Andre Rigby is worried about the pain he'll feel from seven needles an acupuncturist is about to stick in his chest, thighs and the tops of his feet.
But the treatment Rigby is undergoing at the Penn North Neighborhood Center is nothing compared with what he has experienced for the past 22 years. Until March, the 35-year-old high school dropout shot heroin, used cocaine and had been in jail three times.
"I don't want to use [drugs] ever again," said Rigby. "I think about the pain that's out there -- when I do use. This acupuncture thing really helped me because I let it help me. I see differently, and I think differently, and I feel differently."
A preliminary study of the program at Penn North, released yesterday, offered encouraging news about the use of acupuncture in substance abuse recovery efforts.
Arrests, charges decline
Nearly one-third of patients stayed in the program for at least 30 sessions, or about three months, and their rate of being arrested and charged decreased, the study by the Center for Social Research found.
"We think we're getting at least as good outcomes as most other programs at a cheaper cost and less invasively," said Robert M. Duggan, president of the Columbia-based Tai Sophia Institute, which runs the program.
Baltimore Health Commissioner Dr. Peter L. Beilenson said the city has several publicly funded programs that use acupuncture as a component of drug treatment, including one at the detention center, and that it seems to work.
"I think it's pretty clear that as an adjunct to treatment, acupuncture helps," he said. "It helps to diminish the need to feed the addiction and allows folks to concentrate more on making the changes in their life -- and in their psychology -- that allows people to succeed in overcoming their addiction."
The city spends about $50 million annually on drug treatment programs.
This year, about 20,000 of the city's estimated 55,000 to 60,000 illegal drug users are getting treatment.
As the number of those getting help grows to 25,000 next year and 28,000 or more the year after, Beilenson said, acupuncture could begin to play a larger role.
The Penn North program initially costs about $336 for each patient and $1,425 for each person who stays in it for three months, the study said. The average cost per session was $20.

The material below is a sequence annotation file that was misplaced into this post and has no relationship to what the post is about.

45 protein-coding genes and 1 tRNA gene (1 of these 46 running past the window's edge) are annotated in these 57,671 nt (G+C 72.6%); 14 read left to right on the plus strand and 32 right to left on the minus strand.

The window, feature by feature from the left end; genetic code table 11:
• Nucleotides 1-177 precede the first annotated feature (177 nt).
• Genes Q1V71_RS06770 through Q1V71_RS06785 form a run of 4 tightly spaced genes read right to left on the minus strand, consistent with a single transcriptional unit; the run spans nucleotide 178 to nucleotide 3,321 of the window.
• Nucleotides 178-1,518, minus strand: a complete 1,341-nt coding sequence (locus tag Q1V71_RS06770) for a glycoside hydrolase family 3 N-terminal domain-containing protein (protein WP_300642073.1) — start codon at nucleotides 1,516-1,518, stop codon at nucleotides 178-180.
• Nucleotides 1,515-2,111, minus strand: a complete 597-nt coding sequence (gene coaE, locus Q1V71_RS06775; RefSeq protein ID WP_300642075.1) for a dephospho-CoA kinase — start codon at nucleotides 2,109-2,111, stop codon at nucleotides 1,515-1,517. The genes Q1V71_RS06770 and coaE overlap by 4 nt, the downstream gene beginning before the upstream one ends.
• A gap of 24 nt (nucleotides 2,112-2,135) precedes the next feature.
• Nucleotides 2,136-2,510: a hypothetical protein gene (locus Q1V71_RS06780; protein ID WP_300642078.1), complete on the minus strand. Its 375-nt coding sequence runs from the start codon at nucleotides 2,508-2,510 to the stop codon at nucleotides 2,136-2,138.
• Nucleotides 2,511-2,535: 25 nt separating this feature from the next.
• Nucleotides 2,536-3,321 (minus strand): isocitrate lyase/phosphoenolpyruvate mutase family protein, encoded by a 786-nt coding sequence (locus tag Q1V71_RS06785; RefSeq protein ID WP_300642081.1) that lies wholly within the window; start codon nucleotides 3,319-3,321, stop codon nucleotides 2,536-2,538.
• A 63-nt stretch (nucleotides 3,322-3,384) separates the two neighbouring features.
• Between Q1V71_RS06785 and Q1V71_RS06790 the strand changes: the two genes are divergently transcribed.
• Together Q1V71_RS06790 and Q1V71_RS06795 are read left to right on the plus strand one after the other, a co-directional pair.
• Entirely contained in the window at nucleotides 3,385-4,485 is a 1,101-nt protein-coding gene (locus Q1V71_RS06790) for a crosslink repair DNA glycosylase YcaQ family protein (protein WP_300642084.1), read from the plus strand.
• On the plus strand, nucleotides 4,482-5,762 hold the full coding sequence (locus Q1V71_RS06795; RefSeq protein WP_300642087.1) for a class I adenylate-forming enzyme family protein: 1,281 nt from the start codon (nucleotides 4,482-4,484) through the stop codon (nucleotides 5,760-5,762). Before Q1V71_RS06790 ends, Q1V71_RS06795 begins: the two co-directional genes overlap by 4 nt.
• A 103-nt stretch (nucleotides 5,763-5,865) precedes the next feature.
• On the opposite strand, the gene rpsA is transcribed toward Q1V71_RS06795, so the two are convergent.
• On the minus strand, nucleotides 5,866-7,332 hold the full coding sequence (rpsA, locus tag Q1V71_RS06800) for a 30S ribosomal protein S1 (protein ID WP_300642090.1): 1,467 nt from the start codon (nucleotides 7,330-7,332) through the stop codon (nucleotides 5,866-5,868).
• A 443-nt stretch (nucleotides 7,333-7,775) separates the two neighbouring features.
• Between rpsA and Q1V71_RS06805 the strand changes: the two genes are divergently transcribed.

The most common treatment, methadone, costs about $100 for the first treatment and $11 with each daily visit, but treatment can last for years.
The Penn North program, which began in 1995 with a $150,000 grant from the Abell Foundation, involves more than acupuncture. It also includes Narcotics Anonymous meetings, tai chi classes, massage and life skills and relationship counseling.
`I Can't We Can'
Most of its clients are part of the "I Can't We Can" program, a one-year residential substance abuse recovery program that serves about 250 city residents.
Rigby joined "I Can't We Can" in March and has been receiving acupuncture and other services at Penn North ever since. Until yesterday's "full body" treatment, he had received only "auricular" acupuncture, or needles in his ear (five in each one, during a 45-minute session).
The needles haven't been that painful after all.
"The acupuncture seemed to relax [me], and that made me more comfortable with being open-minded and taking suggestions and actually doing some work on myself," he said.
Rigby said he had tried two other drug-treatment programs but that neither broke him of his addictions to heroin, cocaine and alcohol. Acupuncture has helped relieve withdrawal symptoms. He is sleeping better and learning who he wants to be.
"Spirituality is doing all the right things for all the right reasons. That's what I want to do," he said. "I want to change."
Of the 552 people studied over one year at Penn North, 65 percent had used heroin and 62 percent had used cocaine more than 50 times. More than half had no previous outpatient drug treatment.
In a smaller sample of 206 patients, the average person had faced 15 charges in the 11 years before enrolling at Penn North.
The study found that charge rates dropped significantly, from 4.31 per person in the 1,000 days before joining the program, to 0.37 in the 1,000 days after joining. Ninety-seven percent faced no additional charges during an average five-month follow-up period, the study said.
Duggan said acupuncture has been shown to boost the immune system and affect the brain's chemistry to produce a calming effect. It also enhances a patient's ability to respond positively to counseling, he said.
"You know yourself when you calm down you're more able to get support," he said.
The study found that the program at Penn North might turn out to be a "very inexpensive program."
Dennis Cunningham abused drugs, including heroin and cocaine, for 23 of his 39 years. He started getting acupuncture treatment at Penn North in 1999 and has been drug-free for nearly two years.
"Your major organs got to detox from all of this garbage up in you," said Cunningham yesterday, during a full-body treatment. "Now I think I'm normal, but I just keep coming back."